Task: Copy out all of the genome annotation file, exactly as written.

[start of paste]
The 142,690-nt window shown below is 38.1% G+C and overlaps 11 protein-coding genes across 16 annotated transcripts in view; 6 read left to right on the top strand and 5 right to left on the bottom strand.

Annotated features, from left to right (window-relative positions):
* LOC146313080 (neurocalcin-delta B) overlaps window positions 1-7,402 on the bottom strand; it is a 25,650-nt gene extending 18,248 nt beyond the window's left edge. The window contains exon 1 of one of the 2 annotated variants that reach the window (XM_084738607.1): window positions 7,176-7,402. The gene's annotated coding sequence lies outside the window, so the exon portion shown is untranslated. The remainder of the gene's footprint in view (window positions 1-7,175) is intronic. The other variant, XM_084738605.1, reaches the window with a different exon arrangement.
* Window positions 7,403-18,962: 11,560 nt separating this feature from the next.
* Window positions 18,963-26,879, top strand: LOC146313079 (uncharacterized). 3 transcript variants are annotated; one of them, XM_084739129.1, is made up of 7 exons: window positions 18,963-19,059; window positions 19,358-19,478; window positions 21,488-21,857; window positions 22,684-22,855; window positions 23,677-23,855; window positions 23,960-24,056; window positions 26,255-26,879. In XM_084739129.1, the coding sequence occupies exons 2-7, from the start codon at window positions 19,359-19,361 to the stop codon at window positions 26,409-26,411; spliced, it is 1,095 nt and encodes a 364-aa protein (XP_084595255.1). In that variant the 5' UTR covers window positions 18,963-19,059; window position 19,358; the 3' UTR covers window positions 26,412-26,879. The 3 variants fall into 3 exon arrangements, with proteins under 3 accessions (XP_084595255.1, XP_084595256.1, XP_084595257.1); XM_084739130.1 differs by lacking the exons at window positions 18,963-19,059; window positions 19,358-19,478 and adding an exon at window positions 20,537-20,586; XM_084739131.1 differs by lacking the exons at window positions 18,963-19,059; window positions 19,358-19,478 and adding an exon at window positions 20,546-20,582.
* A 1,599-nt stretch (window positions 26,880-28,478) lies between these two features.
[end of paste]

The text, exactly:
The 142,690-nt window shown below is 38.1% G+C and overlaps 11 protein-coding genes across 16 annotated transcripts in view; 6 read left to right on the top strand and 5 right to left on the bottom strand.

Annotated features, from left to right (window-relative positions):
* LOC146313080 (neurocalcin-delta B) overlaps window positions 1-7,402 on the bottom strand; it is a 25,650-nt gene extending 18,248 nt beyond the window's left edge. The window contains exon 1 of one of the 2 annotated variants that reach the window (XM_084738607.1): window positions 7,176-7,402. The gene's annotated coding sequence lies outside the window, so the exon portion shown is untranslated. The remainder of the gene's footprint in view (window positions 1-7,175) is intronic. The other variant, XM_084738605.1, reaches the window with a different exon arrangement.
* Window positions 7,403-18,962: 11,560 nt separating this feature from the next.
* Window positions 18,963-26,879, top strand: LOC146313079 (uncharacterized). 3 transcript variants are annotated; one of them, XM_084739129.1, is made up of 7 exons: window positions 18,963-19,059; window positions 19,358-19,478; window positions 21,488-21,857; window positions 22,684-22,855; window positions 23,677-23,855; window positions 23,960-24,056; window positions 26,255-26,879. In XM_084739129.1, the coding sequence occupies exons 2-7, from the start codon at window positions 19,359-19,361 to the stop codon at window positions 26,409-26,411; spliced, it is 1,095 nt and encodes a 364-aa protein (XP_084595255.1). In that variant the 5' UTR covers window positions 18,963-19,059; window position 19,358; the 3' UTR covers window positions 26,412-26,879. The 3 variants fall into 3 exon arrangements, with proteins under 3 accessions (XP_084595255.1, XP_084595256.1, XP_084595257.1); XM_084739130.1 differs by lacking the exons at window positions 18,963-19,059; window positions 19,358-19,478 and adding an exon at window positions 20,537-20,586; XM_084739131.1 differs by lacking the exons at window positions 18,963-19,059; window positions 19,358-19,478 and adding an exon at window positions 20,546-20,582.
* A 1,599-nt stretch (window positions 26,880-28,478) lies between these two features.